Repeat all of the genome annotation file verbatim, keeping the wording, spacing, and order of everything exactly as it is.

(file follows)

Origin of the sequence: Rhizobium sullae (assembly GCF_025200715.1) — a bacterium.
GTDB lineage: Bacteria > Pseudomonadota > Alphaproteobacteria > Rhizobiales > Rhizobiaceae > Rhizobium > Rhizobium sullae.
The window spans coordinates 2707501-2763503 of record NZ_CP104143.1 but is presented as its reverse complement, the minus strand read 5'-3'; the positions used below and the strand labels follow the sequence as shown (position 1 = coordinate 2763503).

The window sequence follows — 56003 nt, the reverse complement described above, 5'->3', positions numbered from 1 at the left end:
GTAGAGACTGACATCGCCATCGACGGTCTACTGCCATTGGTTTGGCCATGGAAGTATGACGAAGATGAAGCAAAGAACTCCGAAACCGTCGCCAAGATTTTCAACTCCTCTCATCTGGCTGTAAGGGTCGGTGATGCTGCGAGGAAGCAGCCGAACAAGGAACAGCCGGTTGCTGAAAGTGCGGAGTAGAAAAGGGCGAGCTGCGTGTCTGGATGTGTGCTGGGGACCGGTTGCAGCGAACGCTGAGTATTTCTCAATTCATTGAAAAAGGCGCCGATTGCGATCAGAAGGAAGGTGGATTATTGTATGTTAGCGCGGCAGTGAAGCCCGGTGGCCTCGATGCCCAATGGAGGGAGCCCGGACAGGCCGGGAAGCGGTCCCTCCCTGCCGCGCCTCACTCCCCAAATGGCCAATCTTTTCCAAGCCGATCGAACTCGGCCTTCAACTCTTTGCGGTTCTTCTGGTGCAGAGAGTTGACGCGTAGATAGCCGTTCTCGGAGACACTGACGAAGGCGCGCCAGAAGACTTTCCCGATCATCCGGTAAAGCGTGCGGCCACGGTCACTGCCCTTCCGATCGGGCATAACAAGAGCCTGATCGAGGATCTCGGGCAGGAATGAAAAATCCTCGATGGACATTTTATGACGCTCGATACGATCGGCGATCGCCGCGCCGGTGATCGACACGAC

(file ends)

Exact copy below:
Origin of the sequence: Rhizobium sullae (assembly GCF_025200715.1) — a bacterium.
GTDB lineage: Bacteria > Pseudomonadota > Alphaproteobacteria > Rhizobiales > Rhizobiaceae > Rhizobium > Rhizobium sullae.
The window spans coordinates 2707501-2763503 of record NZ_CP104143.1 but is presented as its reverse complement, the minus strand read 5'-3'; the positions used below and the strand labels follow the sequence as shown (position 1 = coordinate 2763503).

The window sequence follows — 56003 nt, the reverse complement described above, 5'->3', positions numbered from 1 at the left end:
GTAGAGACTGACATCGCCATCGACGGTCTACTGCCATTGGTTTGGCCATGGAAGTATGACGAAGATGAAGCAAAGAACTCCGAAACCGTCGCCAAGATTTTCAACTCCTCTCATCTGGCTGTAAGGGTCGGTGATGCTGCGAGGAAGCAGCCGAACAAGGAACAGCCGGTTGCTGAAAGTGCGGAGTAGAAAAGGGCGAGCTGCGTGTCTGGATGTGTGCTGGGGACCGGTTGCAGCGAACGCTGAGTATTTCTCAATTCATTGAAAAAGGCGCCGATTGCGATCAGAAGGAAGGTGGATTATTGTATGTTAGCGCGGCAGTGAAGCCCGGTGGCCTCGATGCCCAATGGAGGGAGCCCGGACAGGCCGGGAAGCGGTCCCTCCCTGCCGCGCCTCACTCCCCAAATGGCCAATCTTTTCCAAGCCGATCGAACTCGGCCTTCAACTCTTTGCGGTTCTTCTGGTGCAGAGAGTTGACGCGTAGATAGCCGTTCTCGGAGACACTGACGAAGGCGCGCCAGAAGACTTTCCCGATCATCCGGTAAAGCGTGCGGCCACGGTCACTGCCCTTCCGATCGGGCATAACAAGAGCCTGATCGAGGATCTCGGGCAGGAATGAAAAATCCTCGATGGACATTTTATGACGCTCGATACGATCGGCGATCGCCGCGCCGGTGATCGACACGAC